Therefore, the general question remains open as to the level of “evidence” required in the face of a new and complex disease, which affects patients with several comorbidities, and goes through several stages. The adoption of politically-driven guidelines, especially in the medical sphere, has already given rise in the past to extensive discussions on their legal nature and classification within the framework of legal sources. On the one hand, their inherent nature as guidelines would prevent them from being considered in regulatory terms, given that they are indicative and do not claim to be exhaustive; on the other hand, some have argued that the wide use of these instruments give them a “binding force” in an emergency [24].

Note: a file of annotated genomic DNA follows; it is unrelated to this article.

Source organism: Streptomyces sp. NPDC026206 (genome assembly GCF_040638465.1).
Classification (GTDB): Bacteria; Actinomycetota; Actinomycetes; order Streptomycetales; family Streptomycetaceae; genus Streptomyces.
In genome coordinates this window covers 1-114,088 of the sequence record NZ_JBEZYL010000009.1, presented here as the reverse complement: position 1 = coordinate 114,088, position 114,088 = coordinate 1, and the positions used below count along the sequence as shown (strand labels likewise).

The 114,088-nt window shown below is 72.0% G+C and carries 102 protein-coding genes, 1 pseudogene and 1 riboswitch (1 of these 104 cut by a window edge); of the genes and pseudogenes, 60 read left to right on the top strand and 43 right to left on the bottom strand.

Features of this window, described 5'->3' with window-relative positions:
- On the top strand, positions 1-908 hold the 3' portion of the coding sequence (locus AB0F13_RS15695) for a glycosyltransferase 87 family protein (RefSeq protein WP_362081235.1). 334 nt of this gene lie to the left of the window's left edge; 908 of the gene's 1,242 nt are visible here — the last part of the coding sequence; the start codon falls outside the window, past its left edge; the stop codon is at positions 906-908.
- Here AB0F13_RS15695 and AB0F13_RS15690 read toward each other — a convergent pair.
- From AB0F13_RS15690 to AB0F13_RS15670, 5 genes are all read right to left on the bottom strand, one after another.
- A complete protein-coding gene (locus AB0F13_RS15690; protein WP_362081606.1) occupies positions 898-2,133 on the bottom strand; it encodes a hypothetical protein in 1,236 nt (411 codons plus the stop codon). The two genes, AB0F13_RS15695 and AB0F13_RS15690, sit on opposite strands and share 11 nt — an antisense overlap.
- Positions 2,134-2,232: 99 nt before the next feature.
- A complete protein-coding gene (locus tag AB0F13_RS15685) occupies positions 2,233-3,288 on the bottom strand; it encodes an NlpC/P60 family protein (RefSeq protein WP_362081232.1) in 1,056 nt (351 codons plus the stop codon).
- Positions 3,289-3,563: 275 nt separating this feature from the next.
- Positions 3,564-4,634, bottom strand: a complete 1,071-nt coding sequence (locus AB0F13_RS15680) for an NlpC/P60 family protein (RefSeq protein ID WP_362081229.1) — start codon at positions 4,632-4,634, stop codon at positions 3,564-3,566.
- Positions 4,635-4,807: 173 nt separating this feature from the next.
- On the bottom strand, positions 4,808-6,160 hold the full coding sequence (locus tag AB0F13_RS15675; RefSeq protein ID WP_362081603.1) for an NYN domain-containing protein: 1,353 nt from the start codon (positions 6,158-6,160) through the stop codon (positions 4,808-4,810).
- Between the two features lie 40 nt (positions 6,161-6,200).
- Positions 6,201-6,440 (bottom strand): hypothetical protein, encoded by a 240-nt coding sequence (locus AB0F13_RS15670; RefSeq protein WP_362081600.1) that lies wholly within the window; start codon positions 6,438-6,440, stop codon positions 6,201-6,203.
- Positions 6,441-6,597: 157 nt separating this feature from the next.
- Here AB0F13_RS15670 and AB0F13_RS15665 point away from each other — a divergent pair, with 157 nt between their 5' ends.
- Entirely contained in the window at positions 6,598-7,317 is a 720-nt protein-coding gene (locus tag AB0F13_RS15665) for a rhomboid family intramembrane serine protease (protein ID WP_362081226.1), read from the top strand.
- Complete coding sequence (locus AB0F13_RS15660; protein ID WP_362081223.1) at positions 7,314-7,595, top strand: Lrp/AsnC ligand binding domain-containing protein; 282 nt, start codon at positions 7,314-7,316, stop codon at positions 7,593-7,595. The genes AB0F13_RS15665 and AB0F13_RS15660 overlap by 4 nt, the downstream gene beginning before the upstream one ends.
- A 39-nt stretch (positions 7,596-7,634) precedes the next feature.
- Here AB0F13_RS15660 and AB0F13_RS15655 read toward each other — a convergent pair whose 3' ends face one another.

These issues ended up influencing the operations of physicians working in contact with patients in emergency conditions, and awareness of this problem has led various groups of physicians to call for greater attention to be paid to their experiences, even in the absence of definite indications from EBM. Particular mention should be made of a technical document prepared by a group of experts and submitted to the attention of Italian political forces in the spring of 2021 [64]. This paper clearly illustrated the situation in which doctors found themselves working at that time.